6 Disclosures Sellers MUST Make or it Could Cost You
These days, the trend among cash-strapped home sellers seems to be to say less in hopes of getting more at closing. But in the long run, this less-than-full disclosure can prove costly. Sellers must disclose anything that could affect the property’s value or desirability, from big problems such as a compromised foundation to — in some states — simple neighborhood nuisances such as that dog next door that barks every night. Disclosure laws vary. Some states require sellers to look for and cite certain problems even if they are not aware of them. No one gets out of these disclosures: Even those marketing a home “as is” have to obey state disclosure laws. Lawsuits stemming from nondisclosure of a property’s problems are becoming a bigger issue. About 75% of real estate agents ranked this issue among their top three current and future issues. Here are the six things that a seller must reveal about a home to avoid legal trouble down the road.
This is a pretty broad category but one that a lot of buyers seem confused about. If you have made repairs to your property, you should disclose them, even if the problem has been resolved. Any repairs to the roof, plumbing, electrical system or heating and cooling unit that you are aware of — including any repairs disclosed to you by previous owners — should be laid bare, as well as any drywall or structural repairs to remedy water damage. The bottom line is that sellers should disclose anything that is not readily identifiable by the buyer.
One such invisible problem is termites. If your home has a history of termite infestation, especially if it has been treated more than once, it should be disclosed to the buyer, because it can greatly affect the value of the home. To lessen the impact of this disclosure, sellers can get another termite inspection before listing their home that shows it to be clear of the pests. This disclosure, along with any information about treatment warranties that could be transferred, should be given to the buyer at closing.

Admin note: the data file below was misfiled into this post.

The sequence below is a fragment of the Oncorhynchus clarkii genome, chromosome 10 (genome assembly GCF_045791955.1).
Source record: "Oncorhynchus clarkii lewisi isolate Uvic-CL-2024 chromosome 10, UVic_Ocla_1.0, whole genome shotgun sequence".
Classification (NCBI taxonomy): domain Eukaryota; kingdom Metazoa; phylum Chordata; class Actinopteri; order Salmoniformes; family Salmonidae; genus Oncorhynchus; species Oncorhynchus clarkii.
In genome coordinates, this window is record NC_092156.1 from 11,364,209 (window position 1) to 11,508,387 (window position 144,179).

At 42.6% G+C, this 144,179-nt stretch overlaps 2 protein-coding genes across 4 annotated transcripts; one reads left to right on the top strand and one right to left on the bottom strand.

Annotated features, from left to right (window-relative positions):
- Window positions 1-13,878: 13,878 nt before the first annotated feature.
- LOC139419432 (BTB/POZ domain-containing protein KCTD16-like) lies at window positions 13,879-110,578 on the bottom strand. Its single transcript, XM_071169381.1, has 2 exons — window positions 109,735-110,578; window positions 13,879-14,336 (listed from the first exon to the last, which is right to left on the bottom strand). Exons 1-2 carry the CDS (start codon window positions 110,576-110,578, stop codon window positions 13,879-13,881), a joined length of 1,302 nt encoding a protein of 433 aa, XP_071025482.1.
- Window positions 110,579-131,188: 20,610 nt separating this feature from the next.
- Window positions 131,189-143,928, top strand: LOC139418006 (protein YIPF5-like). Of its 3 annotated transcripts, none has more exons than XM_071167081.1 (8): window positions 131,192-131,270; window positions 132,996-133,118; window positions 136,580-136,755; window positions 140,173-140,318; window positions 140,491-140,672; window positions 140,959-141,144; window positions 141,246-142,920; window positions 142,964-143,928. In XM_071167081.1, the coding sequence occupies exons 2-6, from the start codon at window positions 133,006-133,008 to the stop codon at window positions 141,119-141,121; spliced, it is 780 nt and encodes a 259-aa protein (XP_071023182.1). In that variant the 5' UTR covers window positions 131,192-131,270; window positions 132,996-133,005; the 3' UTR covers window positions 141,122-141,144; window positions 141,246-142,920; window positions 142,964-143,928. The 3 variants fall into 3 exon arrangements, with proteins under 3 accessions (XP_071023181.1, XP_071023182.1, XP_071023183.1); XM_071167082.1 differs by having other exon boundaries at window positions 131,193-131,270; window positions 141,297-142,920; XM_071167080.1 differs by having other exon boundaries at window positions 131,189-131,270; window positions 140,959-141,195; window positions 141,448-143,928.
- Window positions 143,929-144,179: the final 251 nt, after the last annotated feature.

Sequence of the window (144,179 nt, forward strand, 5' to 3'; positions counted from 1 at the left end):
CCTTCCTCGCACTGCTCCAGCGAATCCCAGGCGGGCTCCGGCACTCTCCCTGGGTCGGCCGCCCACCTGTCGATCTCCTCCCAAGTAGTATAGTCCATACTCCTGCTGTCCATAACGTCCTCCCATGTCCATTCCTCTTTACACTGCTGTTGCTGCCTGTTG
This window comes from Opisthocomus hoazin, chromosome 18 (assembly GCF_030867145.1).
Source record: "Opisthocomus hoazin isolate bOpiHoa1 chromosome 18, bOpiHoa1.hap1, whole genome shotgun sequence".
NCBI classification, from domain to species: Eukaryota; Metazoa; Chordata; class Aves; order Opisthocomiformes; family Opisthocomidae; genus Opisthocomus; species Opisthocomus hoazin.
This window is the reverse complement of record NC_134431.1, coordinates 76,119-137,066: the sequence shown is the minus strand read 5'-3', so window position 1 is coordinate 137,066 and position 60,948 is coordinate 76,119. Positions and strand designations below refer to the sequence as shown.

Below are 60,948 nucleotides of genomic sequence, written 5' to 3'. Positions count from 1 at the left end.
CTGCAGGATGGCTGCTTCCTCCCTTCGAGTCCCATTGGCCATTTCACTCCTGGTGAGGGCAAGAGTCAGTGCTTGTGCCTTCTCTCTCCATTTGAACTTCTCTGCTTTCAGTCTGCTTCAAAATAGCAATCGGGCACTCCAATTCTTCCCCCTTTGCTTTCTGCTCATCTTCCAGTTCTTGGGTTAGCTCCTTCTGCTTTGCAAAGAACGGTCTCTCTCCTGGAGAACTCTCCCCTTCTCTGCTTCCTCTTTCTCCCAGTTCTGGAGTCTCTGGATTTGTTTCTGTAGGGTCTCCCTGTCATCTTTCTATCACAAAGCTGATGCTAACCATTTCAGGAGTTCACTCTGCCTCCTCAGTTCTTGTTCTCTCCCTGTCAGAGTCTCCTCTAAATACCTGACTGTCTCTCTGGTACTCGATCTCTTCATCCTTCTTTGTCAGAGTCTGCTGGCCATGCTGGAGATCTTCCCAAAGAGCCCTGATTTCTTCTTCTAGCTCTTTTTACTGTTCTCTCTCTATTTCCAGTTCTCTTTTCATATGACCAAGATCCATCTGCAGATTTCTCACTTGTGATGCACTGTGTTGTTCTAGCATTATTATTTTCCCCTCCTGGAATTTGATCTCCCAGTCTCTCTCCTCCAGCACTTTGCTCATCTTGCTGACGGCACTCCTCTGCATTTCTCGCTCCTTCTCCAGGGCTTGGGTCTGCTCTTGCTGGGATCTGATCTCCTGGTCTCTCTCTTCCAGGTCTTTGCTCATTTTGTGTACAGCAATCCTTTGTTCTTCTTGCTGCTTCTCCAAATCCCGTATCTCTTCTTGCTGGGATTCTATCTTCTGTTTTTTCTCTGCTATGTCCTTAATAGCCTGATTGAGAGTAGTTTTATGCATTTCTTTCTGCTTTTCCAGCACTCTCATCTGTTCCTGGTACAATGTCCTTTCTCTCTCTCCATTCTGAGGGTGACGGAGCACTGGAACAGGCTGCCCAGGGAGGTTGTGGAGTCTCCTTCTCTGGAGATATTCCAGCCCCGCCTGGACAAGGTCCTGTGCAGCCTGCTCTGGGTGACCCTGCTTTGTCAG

3. Water damage/mold
If the home has had a leaky roof, a flooded basement or dampness and mold in certain areas, these water issues must be disclosed. A good home inspector can often spot the signs of water damage, even if they have been painted or plastered over, McGraw says. But it’s no sure thing. That’s why water damage is one of the biggest causes of disclosure-related lawsuits.
If you are selling a house built before 1978, you must comply with a federal law that requires disclosure of all known lead-based paint and hazards in the house. The contract must include that warning as well as signed statements from all parties verifying that the requirements for disclosure were met. If a seller doesn’t comply with these requirements, the buyer can sue for triple the amount of damages suffered.
5. Natural hazards
Some states, such as California, require sellers to disclose any risk of natural disasters such as a flood plain or earthquake zone or susceptibility to wildfires. This disclosure is meant to warn buyers of the financial risk and danger they face from these catastrophes, as well as alert them to trouble they may face in getting insurance for a home in that location.
6. Infamous past
Even a home’s notorious past must be disclosed. One New York case many years ago involved a home that reportedly was haunted and was the subject of many articles and tours. When that ghoulish past wasn’t disclosed to the new buyer, the seller was successfully sued for nondisclosure, because that notoriety was likely to diminish its resale value. The same holds true for a home’s criminal past. Some states require disclosure of murders on the property, others do not. But since these horrific events tend to lower the value of a property, most real-estate agents choose to disclose them rather than risk legal action.
The bottom line is that if there’s a question in your mind about whether or not you should disclose something, you probably should. Anything that the buyer would feel misled by is something that you should disclose. However, disclosure does not mean sellers are obligated to fix a home’s problems. Rather, the disclosed issues can merely become a point of negotiation between buyer and seller.